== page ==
The crises rocking Arik Air are multi-dimensional and lack a solution. WOLE SHADARE chronicles the problems of the carrier and the futile attempts by its founder, Johnson Arumemi-Ikhide to reclaim his airline
A model at inception
The crisis rocking the erstwhile biggest airline in West and Central Africa, Arik Air, took another turn this penultimate week following the sale of one of its assets – a CRJ 1000 aircraft with registration number 5N-JEE.
Arik at its inception was seen as a model for the airline business in the country. The carrier operated brand new aircraft which was the first after Nigeria Airways. The airline opened so many routes in West Africa, Africa, North America, the Middle East, and London to be specific.
Many organizations in and outside Nigeria recommended the airline to their workers; it soon became the airline of choice among many Nigerians.
Gradually, the problems that plagued many airlines before Arik’s entrance began to show up. The carrier operated under huge debts and other influences. It found it extremely difficult to operate its London, Johannesburg, and New York routes. Even domestic operations began to suffer due to debts owed to oil marketers, caterers, and other vendors.
Not a few persons believed that Arik may probably have gone into extinction had Assets Management Corporation of Nigeria (AMCON) not stepped in to rescue the carrier.
The latest imbroglio had to do with a CRJ 1000 aircraft, last flown in 2019 which was sold by its owners – Export Development Canada (EDC) and JEM Leasing Limited – to a foreign buyer, Alberta Aviation Capital Corp, who decided “to tear down the plane”.
It will be recalled that the Asset Management Corporation of Nigeria (AMCON), a special debt recovery vehicle of the Federal Government, has been having a running battle operating Arik Air it was placed under receivership in February 2017.
The takeover, according to AMCON, was part of measures to “save” the airline from “imminent collapse”. Six years down the line, it was learnt that Arik remains a hard sell.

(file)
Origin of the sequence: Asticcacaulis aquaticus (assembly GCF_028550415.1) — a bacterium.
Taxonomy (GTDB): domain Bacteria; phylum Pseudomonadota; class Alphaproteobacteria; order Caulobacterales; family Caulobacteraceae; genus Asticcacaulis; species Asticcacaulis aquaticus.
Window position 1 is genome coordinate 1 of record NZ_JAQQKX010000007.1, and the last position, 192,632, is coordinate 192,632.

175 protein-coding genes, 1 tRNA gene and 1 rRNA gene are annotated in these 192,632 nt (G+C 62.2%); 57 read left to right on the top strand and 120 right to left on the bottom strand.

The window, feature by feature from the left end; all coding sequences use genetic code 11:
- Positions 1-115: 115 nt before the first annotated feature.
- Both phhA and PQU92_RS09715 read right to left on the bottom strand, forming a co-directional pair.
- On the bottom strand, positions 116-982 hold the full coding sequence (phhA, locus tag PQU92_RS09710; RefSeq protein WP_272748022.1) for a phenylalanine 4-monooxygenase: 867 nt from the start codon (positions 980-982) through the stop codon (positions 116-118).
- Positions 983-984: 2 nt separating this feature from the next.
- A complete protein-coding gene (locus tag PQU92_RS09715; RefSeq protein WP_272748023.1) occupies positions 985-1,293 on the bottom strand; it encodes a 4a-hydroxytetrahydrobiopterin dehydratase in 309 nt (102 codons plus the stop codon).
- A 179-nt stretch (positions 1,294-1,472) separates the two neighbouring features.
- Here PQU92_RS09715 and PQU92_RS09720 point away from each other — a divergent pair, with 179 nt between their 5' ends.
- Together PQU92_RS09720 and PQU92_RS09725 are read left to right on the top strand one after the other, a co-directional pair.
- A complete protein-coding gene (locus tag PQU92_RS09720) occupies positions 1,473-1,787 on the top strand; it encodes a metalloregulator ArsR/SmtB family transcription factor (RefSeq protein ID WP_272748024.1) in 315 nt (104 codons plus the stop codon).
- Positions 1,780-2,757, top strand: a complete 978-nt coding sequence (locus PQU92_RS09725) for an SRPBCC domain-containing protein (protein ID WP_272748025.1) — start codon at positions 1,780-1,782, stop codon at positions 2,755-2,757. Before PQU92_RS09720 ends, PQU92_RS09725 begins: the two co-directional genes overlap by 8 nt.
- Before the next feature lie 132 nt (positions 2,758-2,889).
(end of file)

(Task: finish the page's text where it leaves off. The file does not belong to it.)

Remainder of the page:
Most recently, Arik Air (in receivership) notified the public of “the decision of JEM Leasing Limited owners of the CRJ 1000 aircraft, registered as 5N-JEE, and its financiers, Export Development Canada (EDC), to sell the airplane”.
“We equally wish to notify of the decision of the buyer to tear down the plane. Arik Air, as the lessee since 2014, operated the Aircraft pursuant to a lease agreement with JEM Leasing Limited,” the statement read in part.
It would have been necessary to state the part of JEM’s reaction which had been proven not to be authorized by the airline’s founder.
Bearing no genuine claim to the authorship of the statement, it would be proper not to include it in this write-up unless there is as authentic statement to counter the actions AMCON took as regards the CRJ1000 airplane which is said to be in dispute.
Arik Air’s management sources, however, insisted that the aircraft was sold in line with due process, as the aircraft has since left the operations of Arik and has been deregistered by the Civil Aviation Authority (CAA) in Nigeria since July 19, 2022.
A senior manager said: “The JEM’s claims are not in order. Why would NCAA de-register the airplane, if EDC doesn’t own the aircraft? EDC did deregistration. It’s not even a Nigerian-registered aircraft anymore.
“As far as we are concerned, the Export Development Canada/JEM Leasing has enforced rights on their asset. Arik is just a lessee, and we notified the public because the aircraft has been in our hangar. Arik has not been using the plane since 2019.
It has been a case of back and forth for the two parties with the Economic and Financial Crimes Commission (EFCC) wading into the matter and one that necessitated questioning of Arik Air’s Receiver Manager Mr. Kamilu Omokhide)
EDC warns EFCC
The Export Development Canada (EDC) however warned the EFCC Commission to lay off its Mortgage Rights, the CRJ 1000 which it said the crime commission was obstructing the owner from repossessing following a petition filed by Sir Johnson Arumemi, founder of Arik Air.
The situation has called to question the urgent need by the Nigerian state to protect the interests of international lenders, such as Export Development Canada (EDC), and other potential lenders closely monitoring the ongoing investigations by EFCC into the affairs of the Receiver Manager of Arik, as it relates to the enforcement of mortgage rights by EDC, in respect of a CRJ 1000 aircraft owned by JEM Leasing.
The Receiver Manager of Arik had threatened to sue media houses that published what it termed as a false narrative, saying it is crucial to establish the truth and hold accountable those responsible for disseminating false information.
EDC, as a Crown Corporation wholly owned by the Government of Canada, plays a pivotal role in driving economic growth and development through investments in various projects worldwide.
Discouraging future investment